North Sea oil firms boosted as Chancellor announces raft of tax breaks to…

North Sea oilfields are set to benefit from a new clutch of tax breaks after Philip Hammond confirmed his intention to make changes to UK oil and gas tax legislation.

The Chancellor hopes that the move will help spur up to £40bn in investment in the declining industry.

The changes – lobbied for by the Oil & Gas UK industry group – will allow producers selling their oilfields in the region to hand over existing tax breaks to the buyer.

Reduces costs of decommissioning  North Sea fields

This will allow the buyer to benefit from larger tax relief when fields run dry and require dismantling – known in the industry as decommissioning.

Decommissioning remains a sticking point in many North Sea negotiations because the original operator is ultimately responsible dismantling the fields with buyers unwilling to take on the costs without the tax breaks.

The move could be particularly significant for London’s listed mid-cap and junior offshore oil companies that aim to squeeze as much oil as possible from the mature North Sea basin.

“Decommissioning is a significant factor when deciding whether to invest in the North Sea and the ability to transfer tax history for oil and gas fields is a welcome first step to help to address this concern,” said Andrew Benitz, chief executive of Jersey Oil & Gas – an AIM-quoted group with plans to acquire producing mature North Sea assets.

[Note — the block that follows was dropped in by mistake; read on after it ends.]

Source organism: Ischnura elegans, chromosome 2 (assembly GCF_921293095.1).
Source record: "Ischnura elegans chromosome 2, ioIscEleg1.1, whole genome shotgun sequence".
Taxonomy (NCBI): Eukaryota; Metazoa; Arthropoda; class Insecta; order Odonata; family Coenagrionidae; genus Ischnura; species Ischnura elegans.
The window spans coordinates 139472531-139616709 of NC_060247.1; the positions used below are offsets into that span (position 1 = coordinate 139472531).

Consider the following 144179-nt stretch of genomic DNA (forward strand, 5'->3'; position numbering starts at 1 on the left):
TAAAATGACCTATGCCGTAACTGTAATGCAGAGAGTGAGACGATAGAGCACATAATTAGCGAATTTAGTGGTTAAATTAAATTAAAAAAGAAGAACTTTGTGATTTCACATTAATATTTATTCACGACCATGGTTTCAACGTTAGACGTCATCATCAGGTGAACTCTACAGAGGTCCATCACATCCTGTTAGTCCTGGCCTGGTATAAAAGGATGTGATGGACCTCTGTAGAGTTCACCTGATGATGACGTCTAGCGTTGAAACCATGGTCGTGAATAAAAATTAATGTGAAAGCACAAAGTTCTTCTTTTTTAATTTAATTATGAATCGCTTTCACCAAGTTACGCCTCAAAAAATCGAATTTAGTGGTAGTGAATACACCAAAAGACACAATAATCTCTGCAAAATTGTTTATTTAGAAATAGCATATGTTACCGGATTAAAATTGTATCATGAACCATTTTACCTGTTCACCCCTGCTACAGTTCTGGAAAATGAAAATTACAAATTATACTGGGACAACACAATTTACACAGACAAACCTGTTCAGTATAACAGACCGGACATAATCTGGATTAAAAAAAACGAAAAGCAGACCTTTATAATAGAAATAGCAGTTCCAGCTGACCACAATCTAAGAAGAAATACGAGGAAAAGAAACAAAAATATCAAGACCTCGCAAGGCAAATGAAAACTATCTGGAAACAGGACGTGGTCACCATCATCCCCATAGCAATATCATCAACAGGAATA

The exact details of the proposed changes will be worked through in 2018, Hammond said.

“There is plenty of life left in the North Sea yet,” Benitz proclaimed.

Independent Oil & Gas PLC (LON:IOG) boss Mark Routh echoed those comments, adding: “We welcome this new innovative tax policy which is precisely what a mature oil and gas province such as the North Sea needs to stimulate deals, increase activity and therefore achieve higher production and revenue from the sector.”

Government wants to maximise value of UK’s oil assets

“Today’s announcement by the Chancellor represents an unprecedented change to UK oil and gas tax law and is a clear demonstration that the government wishes to maximise the value of the UK’s remaining hydrocarbon reserves,” said EY’s head of oil and gas tax Derek Leith.

“A key plank of government policy to maximise economic recovery and to reduce the cost of decommissioning is to get the larger mature assets in the UK Continental Shelf into the hands of those companies that will focus on late life investment, extend the producing life of the assets and ultimately decommission these large fields more cheaply.

“New investment in the UKCS is the lifeblood to preserving an industry which has made a huge contribution to the UK’s economy over many decades, and supporting a supply chain focused on innovation and internationalisation.”

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